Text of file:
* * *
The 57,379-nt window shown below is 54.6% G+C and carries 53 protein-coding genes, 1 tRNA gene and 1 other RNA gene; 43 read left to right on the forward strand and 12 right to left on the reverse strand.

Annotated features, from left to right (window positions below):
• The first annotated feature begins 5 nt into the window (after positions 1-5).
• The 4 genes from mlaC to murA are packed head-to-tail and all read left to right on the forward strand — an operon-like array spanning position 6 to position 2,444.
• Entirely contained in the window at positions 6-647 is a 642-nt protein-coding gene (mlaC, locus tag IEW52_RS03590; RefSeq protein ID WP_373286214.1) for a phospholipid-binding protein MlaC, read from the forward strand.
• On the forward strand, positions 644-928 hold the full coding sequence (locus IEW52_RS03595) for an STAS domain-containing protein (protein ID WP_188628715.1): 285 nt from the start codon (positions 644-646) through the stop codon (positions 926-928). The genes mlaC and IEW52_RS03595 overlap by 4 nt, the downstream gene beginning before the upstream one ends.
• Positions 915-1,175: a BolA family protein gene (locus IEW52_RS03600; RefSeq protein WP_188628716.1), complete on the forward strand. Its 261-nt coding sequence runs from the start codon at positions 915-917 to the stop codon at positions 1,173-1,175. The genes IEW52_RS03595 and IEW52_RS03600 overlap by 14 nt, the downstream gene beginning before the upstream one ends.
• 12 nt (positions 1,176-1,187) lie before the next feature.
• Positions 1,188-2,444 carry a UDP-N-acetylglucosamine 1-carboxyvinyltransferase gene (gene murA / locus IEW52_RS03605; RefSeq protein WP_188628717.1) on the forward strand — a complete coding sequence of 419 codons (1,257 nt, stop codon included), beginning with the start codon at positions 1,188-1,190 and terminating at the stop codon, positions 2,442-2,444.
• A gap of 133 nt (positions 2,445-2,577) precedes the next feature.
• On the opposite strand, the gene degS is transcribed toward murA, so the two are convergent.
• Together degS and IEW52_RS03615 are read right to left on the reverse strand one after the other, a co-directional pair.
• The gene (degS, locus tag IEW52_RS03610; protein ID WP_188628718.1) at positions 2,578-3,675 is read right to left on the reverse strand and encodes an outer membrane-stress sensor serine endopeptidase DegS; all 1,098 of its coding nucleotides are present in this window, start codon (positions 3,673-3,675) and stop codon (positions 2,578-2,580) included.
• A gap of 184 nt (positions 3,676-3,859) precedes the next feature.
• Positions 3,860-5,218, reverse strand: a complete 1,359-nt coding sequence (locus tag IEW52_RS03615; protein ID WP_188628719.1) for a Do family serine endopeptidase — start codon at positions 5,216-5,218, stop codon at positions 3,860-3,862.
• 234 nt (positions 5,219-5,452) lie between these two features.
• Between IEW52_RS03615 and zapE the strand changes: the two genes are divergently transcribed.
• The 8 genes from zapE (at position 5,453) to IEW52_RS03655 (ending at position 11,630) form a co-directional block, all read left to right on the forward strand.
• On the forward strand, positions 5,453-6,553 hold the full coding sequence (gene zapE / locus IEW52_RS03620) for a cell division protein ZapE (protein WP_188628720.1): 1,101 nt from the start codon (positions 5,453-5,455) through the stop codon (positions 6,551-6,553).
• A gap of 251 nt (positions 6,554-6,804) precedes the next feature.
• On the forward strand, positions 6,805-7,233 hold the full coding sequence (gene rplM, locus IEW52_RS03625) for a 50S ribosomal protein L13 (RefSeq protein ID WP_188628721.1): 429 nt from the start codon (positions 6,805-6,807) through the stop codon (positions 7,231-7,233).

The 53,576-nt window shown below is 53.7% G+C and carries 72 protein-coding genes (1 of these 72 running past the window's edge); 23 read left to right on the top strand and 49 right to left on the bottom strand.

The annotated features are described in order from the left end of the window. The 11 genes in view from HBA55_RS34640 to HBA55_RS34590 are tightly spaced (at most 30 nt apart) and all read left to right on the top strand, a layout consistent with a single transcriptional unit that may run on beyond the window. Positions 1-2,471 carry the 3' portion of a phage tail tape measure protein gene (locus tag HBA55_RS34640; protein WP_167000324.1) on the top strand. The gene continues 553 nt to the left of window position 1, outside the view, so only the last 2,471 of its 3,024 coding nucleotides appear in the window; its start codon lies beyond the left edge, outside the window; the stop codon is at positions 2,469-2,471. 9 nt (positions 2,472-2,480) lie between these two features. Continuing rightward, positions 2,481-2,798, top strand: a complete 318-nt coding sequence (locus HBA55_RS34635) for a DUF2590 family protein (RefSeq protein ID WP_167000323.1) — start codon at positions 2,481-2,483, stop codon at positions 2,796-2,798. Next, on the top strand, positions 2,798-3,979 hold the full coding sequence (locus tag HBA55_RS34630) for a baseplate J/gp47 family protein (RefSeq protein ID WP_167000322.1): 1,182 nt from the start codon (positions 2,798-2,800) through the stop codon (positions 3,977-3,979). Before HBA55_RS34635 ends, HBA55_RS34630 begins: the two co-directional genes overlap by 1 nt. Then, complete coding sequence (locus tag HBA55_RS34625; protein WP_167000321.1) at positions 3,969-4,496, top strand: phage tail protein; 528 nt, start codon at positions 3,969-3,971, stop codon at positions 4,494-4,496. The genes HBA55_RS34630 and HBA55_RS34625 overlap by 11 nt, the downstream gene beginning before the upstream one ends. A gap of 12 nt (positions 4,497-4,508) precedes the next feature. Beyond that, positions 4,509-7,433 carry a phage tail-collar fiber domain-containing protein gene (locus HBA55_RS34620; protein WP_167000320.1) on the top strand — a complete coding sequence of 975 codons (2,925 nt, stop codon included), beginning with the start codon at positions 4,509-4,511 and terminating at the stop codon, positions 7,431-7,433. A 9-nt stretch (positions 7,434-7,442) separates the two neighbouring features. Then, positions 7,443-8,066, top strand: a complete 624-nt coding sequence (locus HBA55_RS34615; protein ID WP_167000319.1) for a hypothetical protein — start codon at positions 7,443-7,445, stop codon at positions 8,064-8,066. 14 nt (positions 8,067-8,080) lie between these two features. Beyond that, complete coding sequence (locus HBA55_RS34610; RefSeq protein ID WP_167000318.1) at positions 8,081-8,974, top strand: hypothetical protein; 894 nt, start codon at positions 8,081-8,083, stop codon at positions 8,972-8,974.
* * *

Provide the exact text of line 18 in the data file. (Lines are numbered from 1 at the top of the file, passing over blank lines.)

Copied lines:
• The 8 genes from zapE (at position 5,453) to IEW52_RS03655 (ending at position 11,630) form a co-directional block, all read left to right on the forward strand.